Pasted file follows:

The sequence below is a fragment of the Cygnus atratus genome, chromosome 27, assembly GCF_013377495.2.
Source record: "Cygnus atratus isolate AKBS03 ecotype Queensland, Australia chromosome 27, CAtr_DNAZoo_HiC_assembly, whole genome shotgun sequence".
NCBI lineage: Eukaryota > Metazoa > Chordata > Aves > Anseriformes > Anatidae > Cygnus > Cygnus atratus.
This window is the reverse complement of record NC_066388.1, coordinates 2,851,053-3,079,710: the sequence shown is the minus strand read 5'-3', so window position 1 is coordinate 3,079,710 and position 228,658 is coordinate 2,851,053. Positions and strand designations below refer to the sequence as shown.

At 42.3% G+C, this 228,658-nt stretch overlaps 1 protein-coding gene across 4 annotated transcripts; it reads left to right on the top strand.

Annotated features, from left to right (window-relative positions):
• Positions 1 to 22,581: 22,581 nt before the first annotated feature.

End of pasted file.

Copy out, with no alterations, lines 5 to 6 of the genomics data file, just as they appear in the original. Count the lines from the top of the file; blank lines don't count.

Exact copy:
At 42.3% G+C, this 228,658-nt stretch overlaps 1 protein-coding gene across 4 annotated transcripts; it reads left to right on the top strand.

Annotated features, from left to right (window-relative positions):